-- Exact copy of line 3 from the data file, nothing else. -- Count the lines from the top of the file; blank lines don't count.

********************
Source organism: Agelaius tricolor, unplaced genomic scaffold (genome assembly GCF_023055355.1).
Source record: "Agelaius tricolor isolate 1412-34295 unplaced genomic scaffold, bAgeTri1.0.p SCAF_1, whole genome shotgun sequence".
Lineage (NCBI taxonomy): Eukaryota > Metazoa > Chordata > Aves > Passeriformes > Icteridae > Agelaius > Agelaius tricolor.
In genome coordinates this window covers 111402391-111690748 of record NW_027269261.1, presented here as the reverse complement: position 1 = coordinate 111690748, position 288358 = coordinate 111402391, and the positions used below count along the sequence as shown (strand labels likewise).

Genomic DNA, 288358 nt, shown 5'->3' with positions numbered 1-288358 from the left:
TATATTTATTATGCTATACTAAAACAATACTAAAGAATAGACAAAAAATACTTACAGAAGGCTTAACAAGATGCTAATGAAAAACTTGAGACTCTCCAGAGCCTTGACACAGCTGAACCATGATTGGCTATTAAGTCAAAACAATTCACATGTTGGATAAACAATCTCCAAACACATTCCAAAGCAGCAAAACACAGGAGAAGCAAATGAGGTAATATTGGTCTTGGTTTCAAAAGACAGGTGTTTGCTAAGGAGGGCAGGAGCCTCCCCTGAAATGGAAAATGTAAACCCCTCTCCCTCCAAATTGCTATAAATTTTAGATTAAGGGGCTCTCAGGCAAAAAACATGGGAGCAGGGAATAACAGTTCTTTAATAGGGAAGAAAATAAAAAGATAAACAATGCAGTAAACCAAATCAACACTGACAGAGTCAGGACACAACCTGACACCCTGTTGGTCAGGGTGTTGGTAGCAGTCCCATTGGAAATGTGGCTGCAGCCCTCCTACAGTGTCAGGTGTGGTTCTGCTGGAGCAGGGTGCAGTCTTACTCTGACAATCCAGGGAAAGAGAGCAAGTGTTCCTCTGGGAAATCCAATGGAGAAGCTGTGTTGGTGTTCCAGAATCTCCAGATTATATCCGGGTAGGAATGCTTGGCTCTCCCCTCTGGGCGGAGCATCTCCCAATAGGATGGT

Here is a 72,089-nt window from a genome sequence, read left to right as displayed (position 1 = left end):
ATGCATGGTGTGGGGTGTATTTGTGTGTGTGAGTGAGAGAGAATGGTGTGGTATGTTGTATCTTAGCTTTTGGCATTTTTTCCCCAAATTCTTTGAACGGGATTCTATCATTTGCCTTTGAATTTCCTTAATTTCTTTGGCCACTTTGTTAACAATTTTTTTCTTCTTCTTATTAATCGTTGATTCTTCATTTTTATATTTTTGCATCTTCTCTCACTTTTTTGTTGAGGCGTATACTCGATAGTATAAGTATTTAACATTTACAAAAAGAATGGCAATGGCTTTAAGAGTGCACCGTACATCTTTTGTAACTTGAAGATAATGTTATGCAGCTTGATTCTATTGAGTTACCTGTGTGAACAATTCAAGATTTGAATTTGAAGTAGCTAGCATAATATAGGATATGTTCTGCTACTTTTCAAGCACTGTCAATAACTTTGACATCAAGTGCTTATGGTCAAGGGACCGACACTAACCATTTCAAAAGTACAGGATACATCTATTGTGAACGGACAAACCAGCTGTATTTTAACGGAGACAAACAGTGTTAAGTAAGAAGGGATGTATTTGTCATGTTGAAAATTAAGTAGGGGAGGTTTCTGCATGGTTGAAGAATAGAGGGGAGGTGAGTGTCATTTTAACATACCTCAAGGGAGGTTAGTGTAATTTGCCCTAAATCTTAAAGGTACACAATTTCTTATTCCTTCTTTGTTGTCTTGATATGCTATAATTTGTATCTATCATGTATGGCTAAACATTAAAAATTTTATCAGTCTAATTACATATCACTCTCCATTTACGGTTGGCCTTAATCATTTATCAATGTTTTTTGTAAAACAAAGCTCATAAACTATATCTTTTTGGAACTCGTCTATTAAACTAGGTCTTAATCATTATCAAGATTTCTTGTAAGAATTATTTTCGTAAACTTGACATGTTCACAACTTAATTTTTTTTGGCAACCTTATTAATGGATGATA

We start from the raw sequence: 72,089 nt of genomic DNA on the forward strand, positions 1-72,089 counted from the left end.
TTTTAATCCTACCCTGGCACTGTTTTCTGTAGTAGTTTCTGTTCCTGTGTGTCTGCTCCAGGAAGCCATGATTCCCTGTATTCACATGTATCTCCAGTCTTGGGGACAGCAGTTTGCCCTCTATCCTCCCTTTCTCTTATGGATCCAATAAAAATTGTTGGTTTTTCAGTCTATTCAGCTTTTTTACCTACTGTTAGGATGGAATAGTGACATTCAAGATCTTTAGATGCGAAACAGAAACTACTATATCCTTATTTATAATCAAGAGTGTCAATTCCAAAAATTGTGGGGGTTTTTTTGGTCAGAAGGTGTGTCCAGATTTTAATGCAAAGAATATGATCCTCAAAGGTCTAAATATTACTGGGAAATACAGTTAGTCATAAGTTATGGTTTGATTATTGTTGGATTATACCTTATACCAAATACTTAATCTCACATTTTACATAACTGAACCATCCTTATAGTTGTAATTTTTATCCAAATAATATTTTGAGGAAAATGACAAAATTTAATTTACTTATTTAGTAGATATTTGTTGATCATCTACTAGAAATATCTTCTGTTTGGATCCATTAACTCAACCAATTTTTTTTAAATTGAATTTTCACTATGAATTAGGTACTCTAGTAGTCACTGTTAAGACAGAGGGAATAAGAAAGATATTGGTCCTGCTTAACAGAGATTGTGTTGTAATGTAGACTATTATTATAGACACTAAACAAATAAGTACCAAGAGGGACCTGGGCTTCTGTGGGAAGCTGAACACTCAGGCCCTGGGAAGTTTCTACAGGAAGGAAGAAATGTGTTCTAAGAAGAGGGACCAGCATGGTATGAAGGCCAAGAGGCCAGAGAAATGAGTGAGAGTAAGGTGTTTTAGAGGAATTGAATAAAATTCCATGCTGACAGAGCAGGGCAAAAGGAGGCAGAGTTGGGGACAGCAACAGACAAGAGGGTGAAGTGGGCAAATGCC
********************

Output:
Lineage (NCBI taxonomy): Eukaryota > Metazoa > Chordata > Aves > Passeriformes > Icteridae > Agelaius > Agelaius tricolor.